How to Know When You Are Most FertileKatlyn Joy |14, August 2012
When a couple makes the decision to start a family, often the excitement and anticipation turns to confusion. How do you know when the time is right for conception? How much planning is required in order to maximize your chances for a positive pregnancy test?
While a variety of testing methods and products do exist today to help you pinpoint your best days for fertilization, most methods are quite basic and simple and require little to no special equipment. Most merely need a commitment to charting and a consistent daily time for fertility planning.
Knowing Your Body
All methods require paying a great deal of attention to what is happening in your body. The first is a general awareness of possible clues to ovulation, such as a pain mid-cycle on one side of your lower abdomen, breast tenderness, increase in sex drive, and some women may see some slight bleeding. Being aware of what happens at each stage of your cycle each month will help you get an individual fertility picture. Every woman is unique but patterns should emerge with careful attention.
Just knowing the dates of when you started your last period, and how long you go on average between periods can provide some helpful conception info. For instance, while we think of periods as coming every 28 days, in reality women have a range of normal and you need to find out what your normal is.
For a woman with a 28 day cycle, her ovulation day would be generally right around day 14. If you have a 25 day cycle, subtract 14 days from it to arrive at a target fertility peak at day 11. For a 32 day cycle, you'd expect ovulation on about day 18. This is a general guideline, not a precise science.
Basal Body Temperature
Tracking your basal body temperature is a big help in pinpointing your most fertile days, and while it's not too complicated it does require a daily consistency in recording information.
You will need a chart to record your temperature, and perhaps other fertility info, and a basal body thermometer. This thermometer is made to record precise temperatures, or you may use a digital thermometer. You need to get specific since you will be looking for differences in temp in the range of a tenth of a degree.
You will take your temperature each day before getting out of bed and before you drink or eat anything. Consistency in timing will provide the most reliable record. When you approach ovulation your temperature will rise, and will stay elevated if you are successful at getting pregnant. If the temperature drops, it will signal the end of your cycle and the start of your period.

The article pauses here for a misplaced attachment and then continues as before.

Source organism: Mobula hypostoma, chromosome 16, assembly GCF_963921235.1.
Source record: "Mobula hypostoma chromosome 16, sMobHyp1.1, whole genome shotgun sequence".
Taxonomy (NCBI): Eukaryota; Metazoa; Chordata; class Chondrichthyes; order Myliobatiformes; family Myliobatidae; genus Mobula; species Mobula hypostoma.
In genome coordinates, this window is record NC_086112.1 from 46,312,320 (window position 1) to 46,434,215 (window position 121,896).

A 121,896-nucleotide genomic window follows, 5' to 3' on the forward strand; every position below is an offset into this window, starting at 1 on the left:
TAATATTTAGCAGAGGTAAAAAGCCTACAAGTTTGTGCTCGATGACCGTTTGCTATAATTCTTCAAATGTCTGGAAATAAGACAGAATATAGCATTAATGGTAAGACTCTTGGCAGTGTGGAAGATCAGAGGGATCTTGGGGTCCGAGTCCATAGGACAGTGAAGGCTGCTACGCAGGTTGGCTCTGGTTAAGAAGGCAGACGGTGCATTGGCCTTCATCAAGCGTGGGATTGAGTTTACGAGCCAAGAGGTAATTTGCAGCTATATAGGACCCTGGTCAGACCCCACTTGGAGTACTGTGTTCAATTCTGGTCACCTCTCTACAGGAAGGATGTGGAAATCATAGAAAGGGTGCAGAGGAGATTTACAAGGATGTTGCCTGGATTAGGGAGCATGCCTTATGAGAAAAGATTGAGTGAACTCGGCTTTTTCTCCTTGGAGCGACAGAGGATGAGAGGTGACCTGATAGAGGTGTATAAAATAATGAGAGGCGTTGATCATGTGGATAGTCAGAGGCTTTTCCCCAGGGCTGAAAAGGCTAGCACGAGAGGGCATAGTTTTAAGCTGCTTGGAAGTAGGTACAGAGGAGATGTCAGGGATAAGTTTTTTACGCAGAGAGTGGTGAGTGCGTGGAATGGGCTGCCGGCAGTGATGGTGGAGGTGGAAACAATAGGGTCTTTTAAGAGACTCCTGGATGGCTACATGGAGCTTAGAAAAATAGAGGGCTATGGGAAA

Cervical Mucus Method
In addition to temp charting, check your cervical mucus each day and note the consistency and quantity. Usually you will go from a few dry days immediately after your period, then a wetter time period. Around ovulation you will have a wet creamy cervical mucus that peaks with an egg white, slippery consistency at your most most fertile time.
To check, when going to the bathroom insert a finger into your vagina and then look at what you find. You must check at least daily or perhaps as often as every time you visit the toilet.Write that info down on your chart that you use for your temperature. You may code it such as D for dry, S for slippery, W for wet and so on.
Remember some things interfere with cervical mucus such as lubricants or douching. Also you will notice some changes in the day following sexual intercourse. Learning what is normal for you is the important thing.
Also note whether your cervix, which is at the top of your vagina feels dry and hard which is not fertile, or wet, soft and closer which indicates fertility.
By keeping careful records of what is happening in your body, you can pinpoint your best conception days. These records will also prove helpful if you have trouble conceiving, to give your doctor clues what might be the problem.
Keep detailed notes and make sure you account for any possible factors in unexpected changes such as illness, strenuous activity or medications.
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